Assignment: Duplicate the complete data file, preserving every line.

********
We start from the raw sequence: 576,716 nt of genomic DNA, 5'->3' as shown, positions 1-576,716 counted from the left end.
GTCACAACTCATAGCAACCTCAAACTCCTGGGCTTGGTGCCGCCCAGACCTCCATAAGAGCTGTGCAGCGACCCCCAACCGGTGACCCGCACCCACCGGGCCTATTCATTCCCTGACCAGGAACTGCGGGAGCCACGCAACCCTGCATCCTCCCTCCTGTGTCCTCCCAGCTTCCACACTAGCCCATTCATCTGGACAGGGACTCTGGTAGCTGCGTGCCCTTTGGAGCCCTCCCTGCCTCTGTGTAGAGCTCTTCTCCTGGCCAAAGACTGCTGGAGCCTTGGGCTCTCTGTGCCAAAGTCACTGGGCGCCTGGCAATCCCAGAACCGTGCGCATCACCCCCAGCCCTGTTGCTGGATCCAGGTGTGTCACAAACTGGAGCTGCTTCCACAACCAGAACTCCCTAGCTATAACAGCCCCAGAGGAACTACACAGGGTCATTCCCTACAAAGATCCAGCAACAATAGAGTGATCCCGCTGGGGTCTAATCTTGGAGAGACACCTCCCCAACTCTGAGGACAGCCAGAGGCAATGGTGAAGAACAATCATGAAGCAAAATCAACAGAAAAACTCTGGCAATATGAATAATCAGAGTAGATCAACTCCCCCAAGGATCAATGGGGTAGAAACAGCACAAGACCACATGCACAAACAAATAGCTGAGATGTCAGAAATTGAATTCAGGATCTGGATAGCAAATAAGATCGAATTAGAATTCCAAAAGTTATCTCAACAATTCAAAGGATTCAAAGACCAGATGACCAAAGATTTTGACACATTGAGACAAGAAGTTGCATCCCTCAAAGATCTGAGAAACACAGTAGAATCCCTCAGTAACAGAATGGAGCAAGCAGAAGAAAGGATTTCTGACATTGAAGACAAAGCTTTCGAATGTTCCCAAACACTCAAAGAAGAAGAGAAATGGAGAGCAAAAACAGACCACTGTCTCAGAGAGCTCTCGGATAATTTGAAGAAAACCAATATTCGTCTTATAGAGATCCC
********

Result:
We start from the raw sequence: 576,716 nt of genomic DNA, 5'->3' as shown, positions 1-576,716 counted from the left end.
GTCACAACTCATAGCAACCTCAAACTCCTGGGCTTGGTGCCGCCCAGACCTCCATAAGAGCTGTGCAGCGACCCCCAACCGGTGACCCGCACCCACCGGGCCTATTCATTCCCTGACCAGGAACTGCGGGAGCCACGCAACCCTGCATCCTCCCTCCTGTGTCCTCCCAGCTTCCACACTAGCCCATTCATCTGGACAGGGACTCTGGTAGCTGCGTGCCCTTTGGAGCCCTCCCTGCCTCTGTGTAGAGCTCTTCTCCTGGCCAAAGACTGCTGGAGCCTTGGGCTCTCTGTGCCAAAGTCACTGGGCGCCTGGCAATCCCAGAACCGTGCGCATCACCCCCAGCCCTGTTGCTGGATCCAGGTGTGTCACAAACTGGAGCTGCTTCCACAACCAGAACTCCCTAGCTATAACAGCCCCAGAGGAACTACACAGGGTCATTCCCTACAAAGATCCAGCAACAATAGAGTGATCCCGCTGGGGTCTAATCTTGGAGAGACACCTCCCCAACTCTGAGGACAGCCAGAGGCAATGGTGAAGAACAATCATGAAGCAAAATCAACAGAAAAACTCTGGCAATATGAATAATCAGAGTAGATCAACTCCCCCAAGGATCAATGGGGTAGAAACAGCACAAGACCACATGCACAAACAAATAGCTGAGATGTCAGAAATTGAATTCAGGATCTGGATAGCAAATAAGATCGAATTAGAATTCCAAAAGTTATCTCAACAATTCAAAGGATTCAAAGACCAGATGACCAAAGATTTTGACACATTGAGACAAGAAGTTGCATCCCTCAAAGATCTGAGAAACACAGTAGAATCCCTCAGTAACAGAATGGAGCAAGCAGAAGAAAGGATTTCTGACATTGAAGACAAAGCTTTCGAATGTTCCCAAACACTCAAAGAAGAAGAGAAATGGAGAGCAAAAACAGACCACTGTCTCAGAGAGCTCTCGGATAATTTGAAGAAAACCAATATTCGTCTTATAGAGATCCC